The first real snow of 2016, forecast as a blizzard that wasn’t onw here but dumped a lot of snow north of us, moved on late Saturday, leaving a foot or less in and around Floyd County.
Weather storm Jonas leaves and the sun returns Sunday with temperatures a little above freezing, starting a run of warmer days and rain on Tuesday should hasten melting of the snow and leave a lot of damp ground and mud.
Washington, DC, got a lot more snow. “A blizzard for the ages” read the headline on the homepage at The Washington Post website.
A blizzard that will be remembered for generations as one of the biggest storms in the region’s history closed its 36-hour reign in a wind-whipped fury that caused whiteouts deep into Saturday night.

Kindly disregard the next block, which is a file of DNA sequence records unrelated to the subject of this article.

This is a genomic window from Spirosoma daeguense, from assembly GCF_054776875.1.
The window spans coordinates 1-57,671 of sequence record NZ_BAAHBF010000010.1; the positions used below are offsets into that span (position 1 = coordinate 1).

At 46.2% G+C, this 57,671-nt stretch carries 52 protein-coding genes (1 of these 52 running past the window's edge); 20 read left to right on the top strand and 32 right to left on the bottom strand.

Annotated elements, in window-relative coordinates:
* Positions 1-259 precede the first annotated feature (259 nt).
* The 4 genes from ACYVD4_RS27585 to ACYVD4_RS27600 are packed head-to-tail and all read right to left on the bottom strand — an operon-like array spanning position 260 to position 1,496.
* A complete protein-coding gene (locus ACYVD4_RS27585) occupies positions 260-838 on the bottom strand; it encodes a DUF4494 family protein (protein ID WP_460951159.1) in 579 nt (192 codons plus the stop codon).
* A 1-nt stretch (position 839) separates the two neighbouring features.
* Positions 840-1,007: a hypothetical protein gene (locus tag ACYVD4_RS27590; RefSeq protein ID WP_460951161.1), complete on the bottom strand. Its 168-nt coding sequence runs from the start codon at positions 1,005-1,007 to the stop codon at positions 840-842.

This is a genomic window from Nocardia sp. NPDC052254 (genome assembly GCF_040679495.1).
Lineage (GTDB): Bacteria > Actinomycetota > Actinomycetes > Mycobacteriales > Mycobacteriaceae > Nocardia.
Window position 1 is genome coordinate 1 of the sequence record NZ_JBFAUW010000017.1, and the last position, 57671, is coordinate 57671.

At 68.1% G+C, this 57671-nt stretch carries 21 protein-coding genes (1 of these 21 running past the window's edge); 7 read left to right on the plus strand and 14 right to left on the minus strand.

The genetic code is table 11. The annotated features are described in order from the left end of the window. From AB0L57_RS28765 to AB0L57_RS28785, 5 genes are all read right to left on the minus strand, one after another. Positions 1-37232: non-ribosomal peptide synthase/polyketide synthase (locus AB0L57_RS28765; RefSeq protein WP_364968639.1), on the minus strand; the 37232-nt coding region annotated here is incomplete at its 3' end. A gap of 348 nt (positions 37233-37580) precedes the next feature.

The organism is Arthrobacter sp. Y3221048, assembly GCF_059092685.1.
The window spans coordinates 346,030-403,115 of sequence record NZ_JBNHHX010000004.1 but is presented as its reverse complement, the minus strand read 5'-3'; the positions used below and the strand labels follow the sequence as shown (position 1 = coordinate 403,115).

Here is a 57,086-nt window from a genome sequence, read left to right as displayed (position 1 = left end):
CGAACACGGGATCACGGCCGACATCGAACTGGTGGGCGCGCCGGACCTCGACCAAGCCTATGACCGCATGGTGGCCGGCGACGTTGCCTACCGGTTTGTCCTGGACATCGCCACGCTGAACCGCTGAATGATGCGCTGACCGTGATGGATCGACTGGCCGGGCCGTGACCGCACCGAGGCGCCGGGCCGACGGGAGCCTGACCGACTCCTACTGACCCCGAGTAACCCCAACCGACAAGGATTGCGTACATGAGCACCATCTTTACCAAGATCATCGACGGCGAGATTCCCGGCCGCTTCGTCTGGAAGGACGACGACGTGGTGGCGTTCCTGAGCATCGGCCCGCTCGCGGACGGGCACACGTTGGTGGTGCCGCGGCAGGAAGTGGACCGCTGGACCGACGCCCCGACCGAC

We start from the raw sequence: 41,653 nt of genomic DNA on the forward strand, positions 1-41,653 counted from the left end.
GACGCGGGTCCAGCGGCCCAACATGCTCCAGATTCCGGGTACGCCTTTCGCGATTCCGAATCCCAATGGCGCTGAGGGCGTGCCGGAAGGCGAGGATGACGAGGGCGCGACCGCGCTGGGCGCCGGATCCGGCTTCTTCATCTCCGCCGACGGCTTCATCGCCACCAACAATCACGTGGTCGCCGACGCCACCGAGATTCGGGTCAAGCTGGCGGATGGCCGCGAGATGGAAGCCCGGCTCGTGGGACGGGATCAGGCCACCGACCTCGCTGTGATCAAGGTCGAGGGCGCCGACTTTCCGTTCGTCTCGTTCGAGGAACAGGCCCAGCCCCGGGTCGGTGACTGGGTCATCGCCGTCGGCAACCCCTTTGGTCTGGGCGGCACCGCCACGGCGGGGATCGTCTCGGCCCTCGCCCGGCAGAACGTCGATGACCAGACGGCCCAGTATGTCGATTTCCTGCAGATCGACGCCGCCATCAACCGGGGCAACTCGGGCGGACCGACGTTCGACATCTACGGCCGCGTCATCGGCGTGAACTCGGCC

It brought Washington and its suburbs to a standstill, with all but a few major highways made impassable by more than two feet of snow. The winds that spared the region for the storm’s first 24 hours arrived at gale strength Saturday afternoon, pushing snow back onto the few cleared roads and sidewalks and threatening to take down power lines that serve 6 million people.
Floyd County got less snow and fewer problems. Main roads were passable and many secondary roads could be traversed with four-wheel drive vehicles.
The county was also spared massive power outages that left 140,000 Duke Power customers dark and cold on Friday and Saturday and knocked our power to more than 250,000 throughout the path of the storm.
Officials reported at least 12 weather-related deaths. National Weather Service officials say the storm affected more than six million people from North Carolina up to New England.
The overnight low was expected to drop to 14 and then rise to 36 on Sunday, 43 on Monday and 44 on Tuesday. Highs are expected in the mid to upper 30 on Wednesday and Thursday and reach the 50s by the weekend.